Iowa State kinesiology team wins international research award


Courtesy of Ryan Riley

DC Lee (center) and Angelique Brellenthin (second right) are presented their award by Elsevier’s Heather Luciano (second left). Dean Laura Jolly (left) and kinesiology chair Phil Martin (right) also joined the presentation.

Tara Larson

Research findings about running from an Iowa State University research team led to them winning an international award.

This study, published by Progress in Cardiovascular Diseases, was chosen for the Elsevier Atlas Award, a monthly international award. Each month, the winning article is selected from over 2,500 journals in health, science and technology. Atlas showcases research that could significantly impact people’s lives around the world or has already done so, according to their website.

The article showed the importance running has on many different lifestyles, and expanded on a 2014 study, co-authored by Duck-Chul “DC” Lee, associate professor in kinesiology. Lee also co-authored the Atlas Award-winning article.

The 2014 study showed that just 5-10 minutes of running per day can lead to health benefits. For example, leisure runners are expected to live three years longer than non-runners, or seven more hours for each hour spent running.

The research showed that running can reduce someone’s cardiovascular mortality rate by 45 percent. The research also showed running can decrease all health risks, such as heart attacks and strokes, by almost a third.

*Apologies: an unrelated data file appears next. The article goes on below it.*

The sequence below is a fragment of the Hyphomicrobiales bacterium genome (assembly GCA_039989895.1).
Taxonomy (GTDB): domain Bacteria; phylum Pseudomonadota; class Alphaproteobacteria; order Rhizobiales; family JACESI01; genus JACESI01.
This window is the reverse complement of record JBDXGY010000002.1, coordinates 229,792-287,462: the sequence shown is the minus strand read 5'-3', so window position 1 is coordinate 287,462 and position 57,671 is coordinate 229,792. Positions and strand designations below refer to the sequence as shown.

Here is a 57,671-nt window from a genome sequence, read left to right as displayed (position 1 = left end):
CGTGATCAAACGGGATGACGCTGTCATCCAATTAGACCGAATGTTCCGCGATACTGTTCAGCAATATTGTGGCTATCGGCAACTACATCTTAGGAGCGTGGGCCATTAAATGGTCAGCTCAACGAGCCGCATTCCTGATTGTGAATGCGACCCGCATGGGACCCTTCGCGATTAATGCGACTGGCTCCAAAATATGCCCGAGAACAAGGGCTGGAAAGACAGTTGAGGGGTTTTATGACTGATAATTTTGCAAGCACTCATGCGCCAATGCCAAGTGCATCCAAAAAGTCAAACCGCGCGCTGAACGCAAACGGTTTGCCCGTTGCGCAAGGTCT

After the study was published in 2014, there were questions raised.

Lee worked with postdoc research associate Angelique Brellenthin to attempt to find answers, such as to the question of how much running was too much, or if there was such a thing.

“We found that less than one hour per week of running provided the maximum benefits compared to runners who ran three hours or more [per week],” Lee said. “Normally people think ‘If I run more, there will be bigger benefits.’ But we didn’t see that.”

The researchers found more surprises while writing the article.

“One thing that was surprising to me was that running appeared to be superior than other types of physical activity,” Brellenthin said. “Runners alone who were inactive in other types of activities had a larger reduction in their risk of death compared to others who were quite active in other activities but did not run.”

Something else unexpected from the study was winning the Atlas Award, Brellenthin said.

“I was excited,” Brellenthin said. “It was definitely an honor to be a part of a paper that received such good public attention and delivered a nice public health message.”

Although neither Lee nor Brellenthin were quite sure why their article was chosen, they each attributed it to the fact that running is so universal and the health benefits from it can reach a wide range of people all around the world.

“Running is a type of physical activity that anyone can do,” Lee said.

Lee plans to continue researching on the health effects of running. He also plans to begin a new research project with Brellenthin called CardioRACE.

In this study, Lee and his team will study the health differences in aerobic, resistance and a combination of the two exercises. The team will also compare the findings to people who do not exercise.

“At the moment we aren’t focusing on running and more focusing on getting this controlled trial off the ground,” Brellenthin said.